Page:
The need for speed
Given the pace of business is only increasing, it doesn’t make sense to have large groups of hyper-specialized individuals trying to figure out how to work with each other, interpret each other and take actions away from each individual’s contributions. When one does not have context (experience) for what another person does, it’s difficult to make create action. Rather, if we want to move at the speed of business, we should have less, more well-rounded people collaborating. Thus, every marketer should gain experience in both the art and science of marketing. Read Scaling Agile @ Spotify by Henrik Kniberg & Anders Ivarsson to see how this approach has worked in agile software development at Spotify.

CMO Mondays: Marketing as a Capital Expense

We’ve entered annual planning season for many companies. As with any other corporate function, marketing teams are developing their plans for the next fiscal year, including lobbying for budget. All too often, the budgets that marketers request are simply based off of the current year’s budget allocations. Occasionally, marketers are more proactive in seeking new budget to test new channels or programs. Perhaps they even piloted a program this year that had some measurable success and are lobbying for expanded investment for next year. But, most of the time, marketers are simply taking the budget that their CFO allocated to the CMO and being told to do what they can within what they’re given.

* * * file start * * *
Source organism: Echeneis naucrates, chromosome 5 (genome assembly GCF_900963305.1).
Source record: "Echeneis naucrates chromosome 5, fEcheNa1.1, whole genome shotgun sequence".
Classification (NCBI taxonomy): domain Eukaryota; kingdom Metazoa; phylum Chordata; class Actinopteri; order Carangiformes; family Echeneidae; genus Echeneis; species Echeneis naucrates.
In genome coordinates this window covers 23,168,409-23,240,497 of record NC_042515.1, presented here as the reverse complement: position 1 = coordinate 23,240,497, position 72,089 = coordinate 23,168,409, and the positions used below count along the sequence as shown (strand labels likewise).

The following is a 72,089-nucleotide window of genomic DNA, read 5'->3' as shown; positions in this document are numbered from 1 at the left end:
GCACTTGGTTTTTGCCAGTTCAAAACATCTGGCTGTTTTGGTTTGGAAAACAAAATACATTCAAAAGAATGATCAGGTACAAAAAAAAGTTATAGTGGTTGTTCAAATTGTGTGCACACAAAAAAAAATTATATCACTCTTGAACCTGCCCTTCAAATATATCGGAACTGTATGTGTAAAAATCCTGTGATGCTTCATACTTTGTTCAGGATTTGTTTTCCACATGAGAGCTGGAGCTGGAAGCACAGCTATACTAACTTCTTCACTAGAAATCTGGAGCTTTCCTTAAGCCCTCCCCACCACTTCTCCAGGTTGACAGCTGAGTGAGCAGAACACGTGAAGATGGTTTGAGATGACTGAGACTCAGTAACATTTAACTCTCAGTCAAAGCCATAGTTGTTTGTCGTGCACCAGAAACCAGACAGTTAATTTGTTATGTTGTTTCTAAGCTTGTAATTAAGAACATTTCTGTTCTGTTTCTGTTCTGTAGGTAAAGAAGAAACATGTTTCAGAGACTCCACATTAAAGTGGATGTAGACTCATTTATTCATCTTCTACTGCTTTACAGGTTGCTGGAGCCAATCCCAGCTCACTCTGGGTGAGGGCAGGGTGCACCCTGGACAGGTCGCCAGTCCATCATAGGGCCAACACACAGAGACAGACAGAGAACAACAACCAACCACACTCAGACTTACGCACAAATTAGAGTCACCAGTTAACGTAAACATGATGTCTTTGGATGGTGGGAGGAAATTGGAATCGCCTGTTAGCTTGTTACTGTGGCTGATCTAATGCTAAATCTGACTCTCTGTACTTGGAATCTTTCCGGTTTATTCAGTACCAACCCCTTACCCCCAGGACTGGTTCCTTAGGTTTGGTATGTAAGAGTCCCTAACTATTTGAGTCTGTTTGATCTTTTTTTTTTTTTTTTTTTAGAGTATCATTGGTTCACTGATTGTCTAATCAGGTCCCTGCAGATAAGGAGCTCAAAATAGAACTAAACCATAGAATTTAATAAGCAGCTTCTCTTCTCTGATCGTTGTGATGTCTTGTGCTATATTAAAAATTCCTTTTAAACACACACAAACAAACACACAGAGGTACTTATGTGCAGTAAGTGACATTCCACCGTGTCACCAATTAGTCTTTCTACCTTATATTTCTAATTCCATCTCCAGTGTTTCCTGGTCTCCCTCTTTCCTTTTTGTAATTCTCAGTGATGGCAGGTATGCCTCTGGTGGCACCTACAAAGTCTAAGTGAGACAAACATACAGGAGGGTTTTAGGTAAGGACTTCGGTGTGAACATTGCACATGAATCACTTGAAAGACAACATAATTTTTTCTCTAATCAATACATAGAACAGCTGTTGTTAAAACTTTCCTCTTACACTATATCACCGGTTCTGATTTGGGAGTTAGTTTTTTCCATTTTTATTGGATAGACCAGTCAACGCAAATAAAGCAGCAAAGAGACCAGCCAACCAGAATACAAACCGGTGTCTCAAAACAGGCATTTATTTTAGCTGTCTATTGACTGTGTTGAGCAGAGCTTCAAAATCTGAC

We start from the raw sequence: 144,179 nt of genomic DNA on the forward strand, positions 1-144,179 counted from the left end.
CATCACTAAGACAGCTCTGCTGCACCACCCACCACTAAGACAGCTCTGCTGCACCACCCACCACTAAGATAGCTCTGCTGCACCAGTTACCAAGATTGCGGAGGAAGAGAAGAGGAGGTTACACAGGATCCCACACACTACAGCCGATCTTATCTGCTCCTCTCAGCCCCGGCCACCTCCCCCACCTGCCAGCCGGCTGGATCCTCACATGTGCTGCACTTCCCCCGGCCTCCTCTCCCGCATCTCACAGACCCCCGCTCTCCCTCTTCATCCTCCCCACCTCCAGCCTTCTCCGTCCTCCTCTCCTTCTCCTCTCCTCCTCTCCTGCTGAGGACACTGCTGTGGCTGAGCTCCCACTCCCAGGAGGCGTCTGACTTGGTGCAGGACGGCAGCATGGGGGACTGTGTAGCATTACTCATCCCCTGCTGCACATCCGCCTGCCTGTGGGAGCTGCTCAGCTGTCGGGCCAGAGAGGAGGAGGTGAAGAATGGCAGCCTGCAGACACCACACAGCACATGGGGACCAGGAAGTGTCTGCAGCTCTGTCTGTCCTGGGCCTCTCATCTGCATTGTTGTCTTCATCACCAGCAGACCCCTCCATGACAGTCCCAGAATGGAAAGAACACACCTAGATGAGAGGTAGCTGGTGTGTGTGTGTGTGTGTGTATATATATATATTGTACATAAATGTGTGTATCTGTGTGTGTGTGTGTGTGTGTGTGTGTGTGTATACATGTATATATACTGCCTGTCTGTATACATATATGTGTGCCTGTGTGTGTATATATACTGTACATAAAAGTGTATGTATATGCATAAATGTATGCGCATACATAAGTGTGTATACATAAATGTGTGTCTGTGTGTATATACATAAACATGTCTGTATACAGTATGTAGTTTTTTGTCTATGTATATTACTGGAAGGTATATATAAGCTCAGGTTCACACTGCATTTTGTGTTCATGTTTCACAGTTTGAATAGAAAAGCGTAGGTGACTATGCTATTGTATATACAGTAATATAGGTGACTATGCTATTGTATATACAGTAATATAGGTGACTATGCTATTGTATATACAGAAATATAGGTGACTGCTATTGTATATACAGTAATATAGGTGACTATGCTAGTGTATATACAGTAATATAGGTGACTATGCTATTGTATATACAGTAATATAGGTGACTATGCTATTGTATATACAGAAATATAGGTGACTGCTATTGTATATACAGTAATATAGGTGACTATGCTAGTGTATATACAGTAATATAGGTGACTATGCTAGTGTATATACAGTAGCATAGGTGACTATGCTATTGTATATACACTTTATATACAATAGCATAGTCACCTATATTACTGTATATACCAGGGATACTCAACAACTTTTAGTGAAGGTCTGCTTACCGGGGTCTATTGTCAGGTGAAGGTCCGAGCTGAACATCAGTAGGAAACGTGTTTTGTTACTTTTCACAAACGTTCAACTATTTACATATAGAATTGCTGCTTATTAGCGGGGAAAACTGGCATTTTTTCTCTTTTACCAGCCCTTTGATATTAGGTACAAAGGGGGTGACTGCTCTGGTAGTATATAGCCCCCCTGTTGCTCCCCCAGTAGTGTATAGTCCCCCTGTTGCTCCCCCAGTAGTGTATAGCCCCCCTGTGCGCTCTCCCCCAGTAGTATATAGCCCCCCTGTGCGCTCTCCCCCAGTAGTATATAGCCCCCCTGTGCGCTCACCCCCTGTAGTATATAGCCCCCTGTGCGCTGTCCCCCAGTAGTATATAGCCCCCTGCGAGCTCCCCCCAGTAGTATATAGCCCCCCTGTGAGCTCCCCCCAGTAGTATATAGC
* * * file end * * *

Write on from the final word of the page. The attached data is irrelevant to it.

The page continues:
Why does this happen? Because marketing gets stuck being perceived as an operating expense instead of a capital expense.